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Johnson, S.L.; Olt, J.; Cho, S.; von Gersdorff, H.; Marcotti, W. (2017)
Publisher: Society for Neuroscience
Journal: The Journal of Neuroscience
Languages: English
Types: Article
Subjects: hair cells, Cellular/Molecular, cochlea, calcium channels, ribbon synapse, exocytosis, Research Articles

Classified by OpenAIRE into

mesheuropmc: sense organs, otorhinolaryngologic diseases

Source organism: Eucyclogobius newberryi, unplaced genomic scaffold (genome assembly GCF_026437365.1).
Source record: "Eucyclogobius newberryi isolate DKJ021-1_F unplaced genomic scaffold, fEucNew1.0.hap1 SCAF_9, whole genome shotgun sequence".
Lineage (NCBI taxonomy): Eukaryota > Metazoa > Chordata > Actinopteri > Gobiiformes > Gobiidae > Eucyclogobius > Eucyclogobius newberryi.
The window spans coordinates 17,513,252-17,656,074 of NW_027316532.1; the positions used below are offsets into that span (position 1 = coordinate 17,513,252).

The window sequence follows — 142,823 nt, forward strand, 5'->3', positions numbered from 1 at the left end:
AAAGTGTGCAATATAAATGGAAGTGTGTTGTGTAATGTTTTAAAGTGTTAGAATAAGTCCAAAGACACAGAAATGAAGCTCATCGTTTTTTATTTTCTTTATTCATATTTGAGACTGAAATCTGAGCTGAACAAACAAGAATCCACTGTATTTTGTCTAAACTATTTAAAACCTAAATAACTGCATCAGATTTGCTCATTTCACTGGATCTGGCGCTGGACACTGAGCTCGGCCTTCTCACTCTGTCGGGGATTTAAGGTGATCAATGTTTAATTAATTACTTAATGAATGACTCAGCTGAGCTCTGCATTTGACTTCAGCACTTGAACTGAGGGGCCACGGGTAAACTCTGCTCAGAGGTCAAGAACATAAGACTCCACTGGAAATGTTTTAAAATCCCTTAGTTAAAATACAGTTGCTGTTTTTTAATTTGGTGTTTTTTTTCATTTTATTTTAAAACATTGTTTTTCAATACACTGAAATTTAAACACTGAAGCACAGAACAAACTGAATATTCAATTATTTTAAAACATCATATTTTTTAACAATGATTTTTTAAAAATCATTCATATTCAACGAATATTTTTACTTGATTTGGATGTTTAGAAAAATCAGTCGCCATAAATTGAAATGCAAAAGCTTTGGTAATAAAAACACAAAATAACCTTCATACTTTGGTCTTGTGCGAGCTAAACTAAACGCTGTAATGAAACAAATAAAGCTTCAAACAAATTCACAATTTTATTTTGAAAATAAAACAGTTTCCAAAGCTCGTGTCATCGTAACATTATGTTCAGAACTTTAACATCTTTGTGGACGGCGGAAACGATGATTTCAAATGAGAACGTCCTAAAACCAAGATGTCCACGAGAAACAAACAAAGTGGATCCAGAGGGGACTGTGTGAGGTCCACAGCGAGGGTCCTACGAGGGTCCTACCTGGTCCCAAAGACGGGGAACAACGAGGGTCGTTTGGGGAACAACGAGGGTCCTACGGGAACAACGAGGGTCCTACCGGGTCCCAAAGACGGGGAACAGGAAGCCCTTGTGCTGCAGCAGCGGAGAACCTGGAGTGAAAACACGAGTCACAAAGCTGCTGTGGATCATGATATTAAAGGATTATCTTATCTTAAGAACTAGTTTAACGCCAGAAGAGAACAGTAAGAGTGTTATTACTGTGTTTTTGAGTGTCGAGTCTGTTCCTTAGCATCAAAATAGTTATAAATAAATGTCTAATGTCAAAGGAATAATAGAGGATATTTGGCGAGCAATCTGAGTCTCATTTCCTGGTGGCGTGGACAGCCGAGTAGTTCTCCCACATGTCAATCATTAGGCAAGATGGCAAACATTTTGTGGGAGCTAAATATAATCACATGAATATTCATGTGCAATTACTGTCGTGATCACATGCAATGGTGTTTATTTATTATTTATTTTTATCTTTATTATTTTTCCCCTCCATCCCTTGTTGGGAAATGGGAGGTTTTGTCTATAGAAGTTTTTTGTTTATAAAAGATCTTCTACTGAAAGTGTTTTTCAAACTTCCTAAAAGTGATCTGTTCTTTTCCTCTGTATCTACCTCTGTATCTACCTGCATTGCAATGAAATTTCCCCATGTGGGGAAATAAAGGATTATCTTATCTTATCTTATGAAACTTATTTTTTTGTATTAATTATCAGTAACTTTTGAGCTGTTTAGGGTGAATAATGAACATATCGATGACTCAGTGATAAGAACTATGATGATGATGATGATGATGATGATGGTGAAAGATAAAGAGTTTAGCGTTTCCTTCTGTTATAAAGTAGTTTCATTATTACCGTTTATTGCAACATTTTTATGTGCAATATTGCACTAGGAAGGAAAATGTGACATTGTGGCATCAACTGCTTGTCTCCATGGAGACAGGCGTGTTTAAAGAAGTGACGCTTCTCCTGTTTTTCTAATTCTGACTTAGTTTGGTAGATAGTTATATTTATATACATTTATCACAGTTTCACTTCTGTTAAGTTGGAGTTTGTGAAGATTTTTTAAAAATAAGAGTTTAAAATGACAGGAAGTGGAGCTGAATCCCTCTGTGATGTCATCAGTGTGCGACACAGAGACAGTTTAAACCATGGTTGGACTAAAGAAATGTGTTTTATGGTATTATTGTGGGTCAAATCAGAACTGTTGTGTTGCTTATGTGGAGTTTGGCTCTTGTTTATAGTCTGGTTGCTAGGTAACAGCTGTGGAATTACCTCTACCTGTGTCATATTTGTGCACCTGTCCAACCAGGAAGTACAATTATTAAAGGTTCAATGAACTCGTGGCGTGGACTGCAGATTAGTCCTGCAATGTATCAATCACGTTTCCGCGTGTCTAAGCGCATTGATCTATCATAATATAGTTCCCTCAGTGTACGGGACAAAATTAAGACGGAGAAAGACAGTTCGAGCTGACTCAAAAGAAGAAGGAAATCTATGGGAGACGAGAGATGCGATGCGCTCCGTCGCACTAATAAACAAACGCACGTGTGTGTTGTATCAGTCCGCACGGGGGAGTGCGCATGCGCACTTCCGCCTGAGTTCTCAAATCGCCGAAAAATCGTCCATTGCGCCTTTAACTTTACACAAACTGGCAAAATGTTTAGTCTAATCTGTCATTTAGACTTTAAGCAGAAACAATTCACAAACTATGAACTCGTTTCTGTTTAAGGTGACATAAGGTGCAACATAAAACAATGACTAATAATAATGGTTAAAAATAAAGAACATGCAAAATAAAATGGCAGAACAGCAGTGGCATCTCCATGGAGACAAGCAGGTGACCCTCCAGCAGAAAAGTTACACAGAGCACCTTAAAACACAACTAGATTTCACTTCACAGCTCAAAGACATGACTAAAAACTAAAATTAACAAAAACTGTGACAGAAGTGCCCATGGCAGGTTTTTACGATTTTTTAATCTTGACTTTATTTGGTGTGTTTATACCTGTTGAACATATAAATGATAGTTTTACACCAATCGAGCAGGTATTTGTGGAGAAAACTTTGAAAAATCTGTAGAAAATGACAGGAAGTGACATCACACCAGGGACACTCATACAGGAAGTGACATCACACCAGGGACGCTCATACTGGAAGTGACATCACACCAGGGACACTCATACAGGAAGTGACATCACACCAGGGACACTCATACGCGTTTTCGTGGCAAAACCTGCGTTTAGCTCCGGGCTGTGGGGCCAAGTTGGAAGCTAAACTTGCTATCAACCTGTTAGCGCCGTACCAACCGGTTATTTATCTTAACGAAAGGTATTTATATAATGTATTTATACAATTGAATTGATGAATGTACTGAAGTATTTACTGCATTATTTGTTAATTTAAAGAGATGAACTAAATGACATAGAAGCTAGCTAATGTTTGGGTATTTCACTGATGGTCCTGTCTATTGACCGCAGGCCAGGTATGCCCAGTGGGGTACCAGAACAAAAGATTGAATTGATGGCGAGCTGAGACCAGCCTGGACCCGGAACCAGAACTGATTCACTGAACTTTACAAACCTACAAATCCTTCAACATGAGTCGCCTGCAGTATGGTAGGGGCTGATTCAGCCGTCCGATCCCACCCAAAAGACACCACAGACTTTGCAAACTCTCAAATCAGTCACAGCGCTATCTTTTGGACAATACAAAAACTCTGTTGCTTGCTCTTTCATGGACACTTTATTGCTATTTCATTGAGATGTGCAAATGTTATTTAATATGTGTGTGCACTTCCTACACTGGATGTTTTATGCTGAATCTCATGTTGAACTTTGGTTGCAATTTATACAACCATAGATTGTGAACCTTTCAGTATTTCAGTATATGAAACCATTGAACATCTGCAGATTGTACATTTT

The cochlea processes auditory signals over a wide range of frequencies and intensities. However, the transfer characteristics at hair cell ribbon synapses are still poorly understood at different frequency locations along the cochlea. Using recordings from mature gerbils, we report here a surprisingly strong block of exocytosis by the slow Ca(2+) buffer EGTA (10 mM) in basal hair cells tuned to high frequencies (∼30 kHz). In addition, using recordings from gerbil, mouse and bullfrog auditory organs, we find that the spatial coupling between Ca(2+) influx and exocytosis changes from nanodomain in low-frequency tuned hair cells (<∼2 kHz) to progressively more microdomain in high-frequency cells (>∼2 kHz). Hair cell synapses have thus developed remarkable frequency-dependent tuning of exocytosis: accurate low-latency encoding of onset and offset of sound intensity in the cochlea's base and submillisecond encoding of membrane receptor potential fluctuations in the apex for precise phase-locking to sound signals. We also found that synaptic vesicle pool recovery from depletion was sensitive to high concentrations of EGTA, suggesting that intracellular Ca(2+) buffers play an important role in vesicle recruitment in both low- and high-frequency hair cells. In conclusion, our results indicate that microdomain coupling plays an important role in the exocytosis of high-frequency hair cells, and suggest a novel hypothesis for why these cells are more susceptible to sound-induced damage than low-frequency cells; high-frequency IHCs must have a low Ca(2+) buffer capacity in order to sustain exocytosis, thus making them more prone to Ca(2+)-induced cytotoxicity. SIGNIFICANCE STATEMENT: In the inner ear, sensory hair cells signal reception of sound. They do this by converting the sound induced movement of their hair bundles present at the top of these cells, into an electrical current. This current depolarizes the hair cell and triggers the calcium-induced release of the neurotransmitter glutamate that activates the postsynaptic auditory fibres. The speed and precision of this process enables the brain to perceive the vital components of sound such as frequency and intensity. We show that the coupling strength between calcium channels and the exocytosis calcium sensor at inner hair cell synapses changes along the mammalian cochlea such that the timing and/or intensity of sound is encoded with high precision.

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